george_vel wrote:Maybe I am wrong and iZotope price will not justify my intention. That’s why we’re having this discussion here.
Does this make sense?
There are many people more prepared than me. I will share my opinion though.
With regard to the DAW, any DAW today can do the job and you can save your money buying a cheap one.
I think anyway that even if many don't agree to call them "industry standard", Protools, Cubase and Logic pro (Logic for Mac users only) are the most used among professionals.
Cubase for example, has useful functions that other DAWs don't have and 30 years of development...
And if you have to share a project is more likely that the other has your same DAW and they have bigger communities for assistance and if you go in a professional studio you will find them more frequently than other DAWs and if you are able to use one of these your skill will be likely more useful for a potential job at a professional studio.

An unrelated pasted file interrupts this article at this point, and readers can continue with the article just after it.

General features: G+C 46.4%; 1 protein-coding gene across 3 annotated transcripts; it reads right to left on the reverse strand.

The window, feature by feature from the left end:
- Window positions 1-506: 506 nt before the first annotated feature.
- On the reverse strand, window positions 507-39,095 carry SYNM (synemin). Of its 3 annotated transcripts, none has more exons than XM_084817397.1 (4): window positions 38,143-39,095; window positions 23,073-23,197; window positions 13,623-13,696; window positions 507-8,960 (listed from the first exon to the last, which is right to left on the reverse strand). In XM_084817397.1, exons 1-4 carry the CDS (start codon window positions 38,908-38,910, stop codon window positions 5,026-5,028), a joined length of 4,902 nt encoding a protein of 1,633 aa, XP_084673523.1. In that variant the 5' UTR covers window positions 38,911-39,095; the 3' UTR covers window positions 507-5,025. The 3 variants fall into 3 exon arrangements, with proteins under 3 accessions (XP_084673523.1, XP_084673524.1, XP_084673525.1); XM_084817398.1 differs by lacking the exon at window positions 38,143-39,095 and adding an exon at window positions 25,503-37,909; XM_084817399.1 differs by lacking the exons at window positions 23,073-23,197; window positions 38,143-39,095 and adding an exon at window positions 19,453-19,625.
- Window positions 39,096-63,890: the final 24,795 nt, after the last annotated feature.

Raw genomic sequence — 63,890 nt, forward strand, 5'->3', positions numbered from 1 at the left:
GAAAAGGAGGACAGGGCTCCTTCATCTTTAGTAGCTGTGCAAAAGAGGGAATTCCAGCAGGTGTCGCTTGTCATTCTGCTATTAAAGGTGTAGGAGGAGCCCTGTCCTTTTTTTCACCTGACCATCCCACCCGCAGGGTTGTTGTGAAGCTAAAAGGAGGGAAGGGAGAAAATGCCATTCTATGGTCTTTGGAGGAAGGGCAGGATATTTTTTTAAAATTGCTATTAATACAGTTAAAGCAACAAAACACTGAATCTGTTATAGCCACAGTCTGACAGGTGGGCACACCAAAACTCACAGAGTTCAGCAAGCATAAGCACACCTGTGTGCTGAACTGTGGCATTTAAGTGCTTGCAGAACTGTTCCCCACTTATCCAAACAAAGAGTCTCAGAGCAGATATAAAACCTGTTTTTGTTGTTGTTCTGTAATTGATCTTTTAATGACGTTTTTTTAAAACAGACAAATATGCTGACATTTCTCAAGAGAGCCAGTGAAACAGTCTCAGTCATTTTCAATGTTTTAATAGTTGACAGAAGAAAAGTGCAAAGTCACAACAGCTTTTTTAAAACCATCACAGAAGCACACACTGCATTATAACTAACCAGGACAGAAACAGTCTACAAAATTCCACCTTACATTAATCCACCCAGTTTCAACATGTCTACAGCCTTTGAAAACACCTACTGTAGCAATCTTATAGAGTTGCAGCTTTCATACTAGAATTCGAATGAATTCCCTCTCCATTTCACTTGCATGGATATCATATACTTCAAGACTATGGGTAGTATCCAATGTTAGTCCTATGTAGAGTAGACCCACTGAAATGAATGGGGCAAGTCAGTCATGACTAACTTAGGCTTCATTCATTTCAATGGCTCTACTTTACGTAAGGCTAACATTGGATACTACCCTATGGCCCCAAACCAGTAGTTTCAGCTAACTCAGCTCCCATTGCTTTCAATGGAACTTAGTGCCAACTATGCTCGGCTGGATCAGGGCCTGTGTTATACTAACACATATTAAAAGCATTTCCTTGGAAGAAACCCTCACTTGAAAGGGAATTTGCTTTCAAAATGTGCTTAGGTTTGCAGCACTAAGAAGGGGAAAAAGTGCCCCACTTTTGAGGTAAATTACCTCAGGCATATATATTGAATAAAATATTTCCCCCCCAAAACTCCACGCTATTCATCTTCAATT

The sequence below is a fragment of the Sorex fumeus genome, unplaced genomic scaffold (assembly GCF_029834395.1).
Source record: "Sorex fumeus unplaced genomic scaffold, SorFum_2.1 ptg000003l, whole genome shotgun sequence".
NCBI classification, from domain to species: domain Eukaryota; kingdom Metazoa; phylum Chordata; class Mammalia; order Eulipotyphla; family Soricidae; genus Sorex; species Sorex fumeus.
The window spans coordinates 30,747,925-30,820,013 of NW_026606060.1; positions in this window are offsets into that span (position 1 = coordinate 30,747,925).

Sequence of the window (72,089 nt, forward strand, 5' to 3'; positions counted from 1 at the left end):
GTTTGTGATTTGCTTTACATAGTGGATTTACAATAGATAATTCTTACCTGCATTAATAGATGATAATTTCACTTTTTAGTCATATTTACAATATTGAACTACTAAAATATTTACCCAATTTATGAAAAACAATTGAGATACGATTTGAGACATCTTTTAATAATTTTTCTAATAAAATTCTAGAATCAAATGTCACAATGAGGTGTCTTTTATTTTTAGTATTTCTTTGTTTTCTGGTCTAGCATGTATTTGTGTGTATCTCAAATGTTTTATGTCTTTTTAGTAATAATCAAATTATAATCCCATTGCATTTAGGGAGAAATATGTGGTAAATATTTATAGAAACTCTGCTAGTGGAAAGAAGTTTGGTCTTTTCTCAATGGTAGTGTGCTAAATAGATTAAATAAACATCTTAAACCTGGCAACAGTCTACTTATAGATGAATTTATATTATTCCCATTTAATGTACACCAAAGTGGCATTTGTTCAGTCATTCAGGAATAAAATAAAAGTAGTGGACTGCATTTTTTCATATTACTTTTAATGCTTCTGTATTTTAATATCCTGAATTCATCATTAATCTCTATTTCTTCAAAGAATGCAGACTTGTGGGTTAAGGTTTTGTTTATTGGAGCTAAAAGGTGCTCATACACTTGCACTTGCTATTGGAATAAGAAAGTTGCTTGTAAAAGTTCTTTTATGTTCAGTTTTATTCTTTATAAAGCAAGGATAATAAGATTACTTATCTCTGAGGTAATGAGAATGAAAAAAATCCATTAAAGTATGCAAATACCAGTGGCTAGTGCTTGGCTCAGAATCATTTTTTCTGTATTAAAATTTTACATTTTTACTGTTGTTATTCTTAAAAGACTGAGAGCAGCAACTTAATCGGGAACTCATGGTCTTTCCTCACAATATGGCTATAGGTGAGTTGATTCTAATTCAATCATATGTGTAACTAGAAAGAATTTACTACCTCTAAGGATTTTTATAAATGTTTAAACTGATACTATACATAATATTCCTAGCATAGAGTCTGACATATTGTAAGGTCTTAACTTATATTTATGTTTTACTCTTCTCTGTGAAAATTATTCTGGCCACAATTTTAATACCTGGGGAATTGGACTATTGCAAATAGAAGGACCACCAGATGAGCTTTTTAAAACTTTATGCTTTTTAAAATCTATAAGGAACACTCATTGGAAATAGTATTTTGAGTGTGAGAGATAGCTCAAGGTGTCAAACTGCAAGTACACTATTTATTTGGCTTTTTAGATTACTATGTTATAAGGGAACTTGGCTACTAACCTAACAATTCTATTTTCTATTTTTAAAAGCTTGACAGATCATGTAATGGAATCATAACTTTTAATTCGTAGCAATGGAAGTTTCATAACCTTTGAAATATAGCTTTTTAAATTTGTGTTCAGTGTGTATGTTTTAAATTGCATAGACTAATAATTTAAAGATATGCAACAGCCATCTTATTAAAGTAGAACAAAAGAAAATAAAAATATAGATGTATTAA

I have the tonal balance bundle. The tonal balance is useful, the presets are useful to learn and give some interesting ideas and starting points, but I end up always changing them a lot...The izotope stuff sounds very well and is comparable to other good sounding plugins. I bought it in time of discounts with an upgrade for some 150USD, at regular price I wouldn't buy it.
The plugins are generally more transparent that the one bundled with Cubase. You get a lot of things and this is what is good in the bundle, Dynamic Eq, many compressors, multiband, vintage....limiter...a very good imager and tape and saturation plugins. The mixing assistant and the vocal plugin nectar I find the less useful IMO. The izotope plugins are some of the most heavy on the CPU, the graphics are very intuitive and well done, one of the best I have seen. Are worth the discounted price, but you can definitely live without, especially for classical music!!!
I have also a few Waves and Soft tube plugins, izotope is of a similar quality maybe slightly less transparent.